the poor and distressed, report a pitiful
condition of affairs in our own commu
nity, und one that calls for relief as
quickly and as fully as possible. Not
only among the habitually poor is this
state of affairs noticeable, but also
among those w'-o in the very recent
past have known better times and who
consequently have been entirely unfa
miliar with the hard facts which have
now become a reality to them. The av
erage person hears of such distress
with regret and sympathy, but, as a
rule, unless his interest is quickened in
the most realistic manner he is very
likely to forget such reports as reach
bis ears. It often requires the evidence
of our senses to make us understand
and appreciate certain conditions. That
there is much suffering and much pov
erty at home is vouched for by many
persons who are affiliated with the va
rious benevolent organizations of the
city. The need of the brother across
the sea is vital; of that there iB no
question; hut the need of the brother at
our side is equally pressing, and one
also that makes its most urgent ap
peal during the approaching season. It
may be that there are many persons
who have strained their pocket-nerves
in aid of the European sufferers, and
who, consequently, feel that they can
not (Jo anything more in the name of
humanity at the present time. Of
course, there is a limit to our means,
and each man is the judge of his ability
to give; but at such a time, when we
know and feel that there is an unusual
amount of suffering near at hand, we
shall not err if we make a sacrifice and
do what we can to help those who,
through no fault of their3, are not able
at the present moment to help them
selves. It will not he difficult to find
cases that nc*‘d immediate assistance,
and even if we are called upon to make
sacrifices in order to be of some assist
ance, the inconvenience is soon Inst
sight of in the happiness of knowing
that we have done what we could for
those less fortunate than ourselves.
Sick Two Years With Indigestion.
"Two years ago I was greatly bene
fited through using two or three bot
tles of Chamberlain’s Tablets," writes
Mrs. S. A. Keller. Eldia, Ohio. “Be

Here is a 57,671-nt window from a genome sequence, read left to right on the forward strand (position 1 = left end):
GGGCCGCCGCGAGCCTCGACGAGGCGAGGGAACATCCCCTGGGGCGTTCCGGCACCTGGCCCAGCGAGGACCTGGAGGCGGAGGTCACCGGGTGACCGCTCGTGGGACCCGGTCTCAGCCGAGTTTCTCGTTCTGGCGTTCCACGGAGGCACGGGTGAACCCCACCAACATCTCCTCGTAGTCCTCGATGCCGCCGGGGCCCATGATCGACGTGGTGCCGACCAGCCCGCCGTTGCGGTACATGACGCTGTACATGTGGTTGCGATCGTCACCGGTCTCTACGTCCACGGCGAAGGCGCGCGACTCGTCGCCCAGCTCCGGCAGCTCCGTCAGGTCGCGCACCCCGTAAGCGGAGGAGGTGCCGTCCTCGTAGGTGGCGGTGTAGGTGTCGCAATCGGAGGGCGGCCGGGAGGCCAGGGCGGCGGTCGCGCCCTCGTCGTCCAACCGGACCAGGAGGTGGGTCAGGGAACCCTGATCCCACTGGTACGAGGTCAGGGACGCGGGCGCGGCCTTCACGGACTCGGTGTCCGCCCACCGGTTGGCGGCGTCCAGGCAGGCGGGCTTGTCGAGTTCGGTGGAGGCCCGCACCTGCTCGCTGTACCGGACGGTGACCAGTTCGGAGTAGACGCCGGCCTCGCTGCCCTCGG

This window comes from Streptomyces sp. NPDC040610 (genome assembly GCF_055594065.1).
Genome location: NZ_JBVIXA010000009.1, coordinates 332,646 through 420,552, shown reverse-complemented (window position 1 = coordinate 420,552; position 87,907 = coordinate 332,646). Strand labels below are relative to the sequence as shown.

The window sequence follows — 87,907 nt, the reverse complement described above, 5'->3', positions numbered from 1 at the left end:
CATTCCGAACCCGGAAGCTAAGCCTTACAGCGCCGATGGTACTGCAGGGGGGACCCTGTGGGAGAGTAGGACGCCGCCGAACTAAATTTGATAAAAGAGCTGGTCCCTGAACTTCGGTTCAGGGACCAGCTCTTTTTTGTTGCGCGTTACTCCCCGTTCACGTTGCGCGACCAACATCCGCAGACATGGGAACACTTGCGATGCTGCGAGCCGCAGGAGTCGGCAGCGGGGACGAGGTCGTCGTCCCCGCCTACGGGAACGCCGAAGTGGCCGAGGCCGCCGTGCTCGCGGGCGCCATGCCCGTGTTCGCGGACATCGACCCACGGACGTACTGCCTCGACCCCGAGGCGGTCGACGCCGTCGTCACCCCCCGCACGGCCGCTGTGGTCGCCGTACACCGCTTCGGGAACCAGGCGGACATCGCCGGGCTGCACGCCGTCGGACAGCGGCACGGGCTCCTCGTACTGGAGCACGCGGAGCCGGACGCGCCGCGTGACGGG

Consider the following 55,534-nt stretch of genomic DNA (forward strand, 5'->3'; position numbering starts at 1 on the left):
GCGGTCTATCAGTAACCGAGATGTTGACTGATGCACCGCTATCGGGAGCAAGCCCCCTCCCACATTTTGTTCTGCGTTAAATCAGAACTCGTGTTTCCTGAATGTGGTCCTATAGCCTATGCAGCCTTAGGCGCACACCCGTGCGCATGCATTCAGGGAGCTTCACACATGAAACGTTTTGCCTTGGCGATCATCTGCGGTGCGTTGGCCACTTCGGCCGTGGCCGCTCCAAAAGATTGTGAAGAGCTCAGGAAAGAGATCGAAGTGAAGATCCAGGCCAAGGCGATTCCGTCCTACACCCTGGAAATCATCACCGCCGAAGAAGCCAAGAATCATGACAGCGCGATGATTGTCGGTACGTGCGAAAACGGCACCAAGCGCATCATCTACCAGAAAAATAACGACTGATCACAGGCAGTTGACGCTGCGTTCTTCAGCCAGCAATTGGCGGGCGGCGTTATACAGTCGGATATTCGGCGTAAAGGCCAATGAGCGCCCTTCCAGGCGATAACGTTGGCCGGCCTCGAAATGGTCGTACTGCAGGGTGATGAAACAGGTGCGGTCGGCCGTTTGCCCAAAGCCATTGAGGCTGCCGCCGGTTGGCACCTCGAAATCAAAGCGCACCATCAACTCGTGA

fore taking them I was Bick for two
years with indigestion.” Sold by alt
The Big Christmas.
The trust magnate was breakfasting,
sitting opposite his handsome, haughty
looking wife. The room was done in
oak and tapestry, and in the great fire
place a fire of yule logs burned.
He was iron gray, thin, tind looking,
with an occasional attractive twinkle
in his eye. She was inclined to he
stout; her hair was snow white, elabo
rately dressed. A shadowy sweetness
lingered in the corners of her mouth.
"Do you remember one Christmas
day, so many years ago,” she question
ed him, “when we were so poor we had
“Clearly. And now wo have no di
gestion,” ho remarked.
“And one Christmas when you were
bo ill, and wo were in a hotel and so un
He nodded cheerfully.
"You are forgetting the big Christ
mas,” he remarked.
“ We’ve had so many of them to
gether,” she said, “it makes me feel
quite old and a little bit Bad.”
“Think back,” he said, "to one
Christmas night that we were together
in a sleigh on the old mill road. There
were stars in the sky, and it was cold.
You were snuggling close to mo”—
"Why, Harry, we weren't engaged
"You were one of those snugglesome
girls, Mary. I repeat, you were crowd
ing me soino, but I didn’t mind it. You
wore a red knitted hood tied under your
chin, and a—atlppet—yea, that’s it, a
tippet of while fur with little black
specks on it like a cat.”
"Ermine, you foolish boy.”
"And suddenly we .bumped over
something and you were scared, and
the next thing—you had kissed me."
"It was you that kissed me. The
"How could I? I was driving. You
deliberately kissed mo, Mary. Don’t
deny it after all these years.”
"I don’t remember it, Harry.”
"I remember it distinctly, for I had
always wanted to; but, being a modest
youth, I was afraid. But that delight
ful bump in the road broke the ice. I
dropped ‘ho reinB und asked you to marry
me. You said ‘yes'. You remember
now, don’t you?”
She was blushing faintly, and the
shadows that had been dimples deepen
ed at her lips. She nodded her head.
“The horse jumped. Over went the
sleigh, and we tumbled into a big snow
drift, not knowing or caring what was
the matter. The horse, being the one
livery stable horse in the place, waB
used to lovers, so he just stood still,
looking back at us while I righted the
cutter and lifted you in. We were tho
happiest two people in the world,
"Yes,” she said softly.
“That was the big Christmas, Mary.”
A Historic Christmas.
On Dec. 25, in the year 800, the holy
Roman Empire was born. Europe was
in the iron grasp of Charlemagne. The
great king had gone to Rome to inves
tigate charges lodged against the Pope,
Leo III. The pontiff made good his de
fense and on Dec. 20 took a solemn
oath of exculpation. Two days later,
early on Christmas morning, the Pope
celebrated mass in the great basilica of
St. Peter’s, a church not at all like the
huge renaissance structure reared 1 y
Bramame and Michelangelo.
The edifice was cre wded to tho doors,
for all Rome Hocked in those days to
see the wonderful Frank, who, like
Mohammed, spread his gospel by the
sword. Charles, clad in Roman cos
tume, with the chlamy banging from